Live Review // Wolf Alive @ Bristol o2 Academy - 16/09/2015

by HannahSweetnam
HannahSweetnam
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on 18 September 2015 in Live
Rating 9/10

If there was any one thing that could have made this gig more complete, it would be being able to see the band on stage. Packed out to the rafters, there is one thing for certain; this gig was a sell out. Crammed in amongst hundreds of sweaty alt-rock lovers, this was not a gig for the feint-hearted but should you enjoy the atmosphere of a true post-grunge gig - sticky floors and all - this was the place for you.

Setting aside the aroma that filled the corridors, once inside the belly of the beast and among animated audience members, all of the sweat and grime seemed insignificant, down to the unadulterated anticipation in the air. 

Kicking off the bill was Made Violent, from Buffalo, New York. Their strong rock ‘n’ roll influences had no trouble in catching this audience’s attention and had the crowd rocking out from early doors. Following was Drenge, spawn of the Sheffield alt-rock scene, who rose to prominence at the recommendation of now, Deputy Leader of the Labour Party, Tom Watson, back in 2013. Their post-grunge, come post-indie sound converted what had the potential to be an uncultivated din expertly into astounding melancholic melodies and haunting soundscapes.

But at 9.30pm the show really began, as Wolf Alice crossed the threshold and entered the stage. Beginning with a melodic hum titled ‘My Love is Cool’, the band led smoothly into ‘Your Love’s Whore’ and ‘Freazy’ to which the crowd, metaphorically speaking, lost their s**t. ‘Bros’ was also, of course, a huge crowd pleaser, being re-released earlier this year and there was not one song that the loyal horde didn’t embrace.

The band has come a long way from their acoustic, near folksy, roots, now emitting a prolific wall of noise that ricocheted from every corner of the 02 Academy. Announcing this as the first time the band have played their full album, lead singer, Ellie Rowsell, wowed the crowd with her evocative and acrobatic vocals, intertwined with gorgeous harmonies from their two backing singers.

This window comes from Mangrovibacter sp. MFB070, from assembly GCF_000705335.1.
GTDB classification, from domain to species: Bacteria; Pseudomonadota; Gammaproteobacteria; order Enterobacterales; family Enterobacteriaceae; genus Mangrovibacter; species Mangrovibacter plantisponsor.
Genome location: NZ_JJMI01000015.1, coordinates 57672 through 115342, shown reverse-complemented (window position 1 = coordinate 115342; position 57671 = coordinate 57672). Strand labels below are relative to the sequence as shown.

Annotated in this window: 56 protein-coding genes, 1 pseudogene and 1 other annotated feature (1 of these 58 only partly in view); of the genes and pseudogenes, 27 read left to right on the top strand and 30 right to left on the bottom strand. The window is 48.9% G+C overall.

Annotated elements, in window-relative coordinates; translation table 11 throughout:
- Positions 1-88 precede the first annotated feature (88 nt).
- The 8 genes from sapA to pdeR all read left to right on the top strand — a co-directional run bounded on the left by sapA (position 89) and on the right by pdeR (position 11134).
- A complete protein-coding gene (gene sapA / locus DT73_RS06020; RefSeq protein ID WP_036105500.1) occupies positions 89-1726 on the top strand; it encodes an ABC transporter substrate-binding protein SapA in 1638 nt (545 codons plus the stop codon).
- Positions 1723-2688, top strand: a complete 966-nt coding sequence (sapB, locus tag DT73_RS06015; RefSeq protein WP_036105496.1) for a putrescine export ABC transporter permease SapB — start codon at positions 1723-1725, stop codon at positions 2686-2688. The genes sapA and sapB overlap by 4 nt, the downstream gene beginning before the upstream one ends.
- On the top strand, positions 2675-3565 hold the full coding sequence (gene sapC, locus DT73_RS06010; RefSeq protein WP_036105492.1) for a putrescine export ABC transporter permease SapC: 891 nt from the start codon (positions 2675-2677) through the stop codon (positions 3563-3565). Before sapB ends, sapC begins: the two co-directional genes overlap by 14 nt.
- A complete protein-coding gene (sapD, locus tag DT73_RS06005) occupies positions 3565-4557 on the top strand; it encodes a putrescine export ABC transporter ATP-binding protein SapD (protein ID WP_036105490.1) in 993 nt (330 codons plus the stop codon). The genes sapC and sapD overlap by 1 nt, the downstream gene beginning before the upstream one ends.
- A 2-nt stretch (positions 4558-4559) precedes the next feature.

The performance was not merely about great music, however. When it was possible to steal a glance at the stage through the bobbing sea of heads and waving arms, a dazzling light show accompanied the band’s audacious melodies. Whilst the quartet said very little during the performance their stage-presence was plentiful and dull moments within the set were few and far between.

Where other artists have attempted the daring pastiche of 90’s alt-rock entwined with post-punk flourishes, Wolf Alice have managed to hit the nail pretty much perfectly on the head. Joey Amey and Theo Ellis held down the unsullied rhythm, as guitarist Jeff Oddie took dominion, unleashing mind-expanding embellishments over Rowsell’s vocals.

Ending with the heavy droning gauze of tremendous distortion that is 'Moaning Lisa Smile', the band returned to stage for a set completing encore of 'Turn to Dust', 'Blush' and 'Giant Peach'. As the crowd poignantly sang along with the cosmically blissful line, "are you happy now?" the only possible retort could be, HELL YES.


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